So we built this pilot, which was literally one screen. It took weeks to get a scan of an image. You know, a digital scan of an image. I mean, then, it was a real problem. Throw up an image on a screen. Figured out how to do anti-aliased text on a Macintosh. And we just presented this screen and was like, “What do you think?” And AmEx were funding – were a co-sponsor of this. And they were like, “What do you need?” So they wrote a check for a million pounds. Was it a million? No, it was a million dollars. It was about 650,000 [pounds], right. And so we were off and running on building this – which was the Micro Gallery. I don’t know if you ever saw it. There was – we did another one in the National Gallery in Washington.

But the London one was the first one. And it was how do you – and the interesting thing about that is, they have their entire collection on show – the National Gallery. That’s one of their, kind of, big deals. So about 2,000 works. So, you know, get what used to be those, if you remember those big flatbed scanners. You know that would take like fifteen minutes for a scan? So we had a guy, I remember for three or four years, just in that room scanning stuff. Never let him out. But during that time we had to build both, you know, what we called at the time an editorial workbench, which is now a content management system. But you, you know that was a time when you had to build everything. Had to write everything. There were no apps that you could, you know, download. And I always remember weird things, you know, like, you could call up the – what were their names? I think two brothers who started Photoshop. You could call them up and say, “You know what, we’re trying to do this thing.” And they’d be like, “That sounds like a fantastic idea. We’ll send you a build of Photoshop.” Can you imagine that? Just run off one build of Photoshop and you’d get it, you know, on 500 you know Mac Plus discs that you can then download.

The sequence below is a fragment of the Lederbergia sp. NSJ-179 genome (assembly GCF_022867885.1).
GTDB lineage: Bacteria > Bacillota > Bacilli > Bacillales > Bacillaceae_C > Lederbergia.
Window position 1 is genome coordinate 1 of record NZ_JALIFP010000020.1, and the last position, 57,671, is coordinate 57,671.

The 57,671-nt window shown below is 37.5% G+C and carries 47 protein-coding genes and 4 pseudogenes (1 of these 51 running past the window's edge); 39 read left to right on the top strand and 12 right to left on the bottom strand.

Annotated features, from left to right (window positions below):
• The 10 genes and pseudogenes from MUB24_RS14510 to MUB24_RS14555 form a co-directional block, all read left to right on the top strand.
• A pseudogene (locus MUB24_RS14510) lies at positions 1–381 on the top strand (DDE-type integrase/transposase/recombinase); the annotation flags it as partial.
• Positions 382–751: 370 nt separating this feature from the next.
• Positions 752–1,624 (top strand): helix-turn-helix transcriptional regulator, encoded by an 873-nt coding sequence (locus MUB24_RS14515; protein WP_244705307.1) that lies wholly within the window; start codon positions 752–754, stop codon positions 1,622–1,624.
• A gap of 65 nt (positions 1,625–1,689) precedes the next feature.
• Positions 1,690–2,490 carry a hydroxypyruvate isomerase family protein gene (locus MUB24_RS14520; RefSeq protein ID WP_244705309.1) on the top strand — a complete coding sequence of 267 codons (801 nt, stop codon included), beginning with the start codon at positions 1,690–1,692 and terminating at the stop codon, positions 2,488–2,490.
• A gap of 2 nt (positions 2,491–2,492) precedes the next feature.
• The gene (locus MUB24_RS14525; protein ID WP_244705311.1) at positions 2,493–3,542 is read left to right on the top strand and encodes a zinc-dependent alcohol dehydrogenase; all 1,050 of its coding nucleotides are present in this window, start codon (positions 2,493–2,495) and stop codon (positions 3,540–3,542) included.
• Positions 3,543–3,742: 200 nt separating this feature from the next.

But everything – you had to build everything. There was an image processing software called Debabelizer. I don’t know whether that’s still around. But it was kind of batch processing. And you could call those guys up as well, and say, “You know what, I’m trying to do this thing. And convert this to this.” And they’d be like, “That sounds like a really cool idea.” And so, you know, it would take weeks because, you know, because you’d have to write them a letter or call them up. There was no email or anything. But they – you know you – and then, you know, none of this stuff was stable. And so you had to, you know, you’d do week-long batch processing of images. Or renderings of the the system to create this system. Which is all based on HyperCard and we’d kind of render it out into an app. And so you couldn’t, you know, if you if you’ve got something that’s crashing all the time, how do you know when it’s crashed? Well, you have to send a notification every time, you know, every time it’s looping around. So you would just get these [head nodding in circles]. And at that time there was a telephony app on the Mac. And so we would have this system running over the weekend. And it would call your phone, you know, every thirty minutes just to tell you that it was all right. And so, it used to annoy the crap out of my wife because it would call you, you know, all through the night just telling you things were going well.